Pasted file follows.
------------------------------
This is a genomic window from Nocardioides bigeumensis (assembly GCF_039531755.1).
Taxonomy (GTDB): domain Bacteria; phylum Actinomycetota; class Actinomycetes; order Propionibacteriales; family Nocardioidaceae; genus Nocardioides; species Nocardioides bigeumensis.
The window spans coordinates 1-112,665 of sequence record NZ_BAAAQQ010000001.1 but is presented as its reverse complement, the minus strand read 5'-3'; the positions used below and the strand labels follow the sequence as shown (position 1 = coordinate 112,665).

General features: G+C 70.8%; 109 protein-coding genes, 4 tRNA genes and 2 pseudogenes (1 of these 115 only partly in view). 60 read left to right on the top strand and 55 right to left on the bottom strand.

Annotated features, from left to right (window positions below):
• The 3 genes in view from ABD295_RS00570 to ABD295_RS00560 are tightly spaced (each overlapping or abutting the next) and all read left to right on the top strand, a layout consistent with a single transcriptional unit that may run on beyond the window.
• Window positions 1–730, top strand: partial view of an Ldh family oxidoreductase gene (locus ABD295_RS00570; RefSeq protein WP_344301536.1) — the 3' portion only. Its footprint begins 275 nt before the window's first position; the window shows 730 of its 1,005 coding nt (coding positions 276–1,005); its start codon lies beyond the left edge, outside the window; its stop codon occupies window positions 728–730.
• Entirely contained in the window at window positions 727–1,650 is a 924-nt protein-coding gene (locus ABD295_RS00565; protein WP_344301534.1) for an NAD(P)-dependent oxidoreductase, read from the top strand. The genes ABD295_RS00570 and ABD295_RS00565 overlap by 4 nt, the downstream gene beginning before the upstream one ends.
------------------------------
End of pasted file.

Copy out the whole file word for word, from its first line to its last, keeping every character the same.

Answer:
This is a genomic window from Nocardioides bigeumensis (assembly GCF_039531755.1).
Taxonomy (GTDB): domain Bacteria; phylum Actinomycetota; class Actinomycetes; order Propionibacteriales; family Nocardioidaceae; genus Nocardioides; species Nocardioides bigeumensis.
The window spans coordinates 1-112,665 of sequence record NZ_BAAAQQ010000001.1 but is presented as its reverse complement, the minus strand read 5'-3'; the positions used below and the strand labels follow the sequence as shown (position 1 = coordinate 112,665).

General features: G+C 70.8%; 109 protein-coding genes, 4 tRNA genes and 2 pseudogenes (1 of these 115 only partly in view). 60 read left to right on the top strand and 55 right to left on the bottom strand.

Annotated features, from left to right (window positions below):
• The 3 genes in view from ABD295_RS00570 to ABD295_RS00560 are tightly spaced (each overlapping or abutting the next) and all read left to right on the top strand, a layout consistent with a single transcriptional unit that may run on beyond the window.
• Window positions 1–730, top strand: partial view of an Ldh family oxidoreductase gene (locus ABD295_RS00570; RefSeq protein WP_344301536.1) — the 3' portion only. Its footprint begins 275 nt before the window's first position; the window shows 730 of its 1,005 coding nt (coding positions 276–1,005); its start codon lies beyond the left edge, outside the window; its stop codon occupies window positions 728–730.
• Entirely contained in the window at window positions 727–1,650 is a 924-nt protein-coding gene (locus ABD295_RS00565; protein WP_344301534.1) for an NAD(P)-dependent oxidoreductase, read from the top strand. The genes ABD295_RS00570 and ABD295_RS00565 overlap by 4 nt, the downstream gene beginning before the upstream one ends.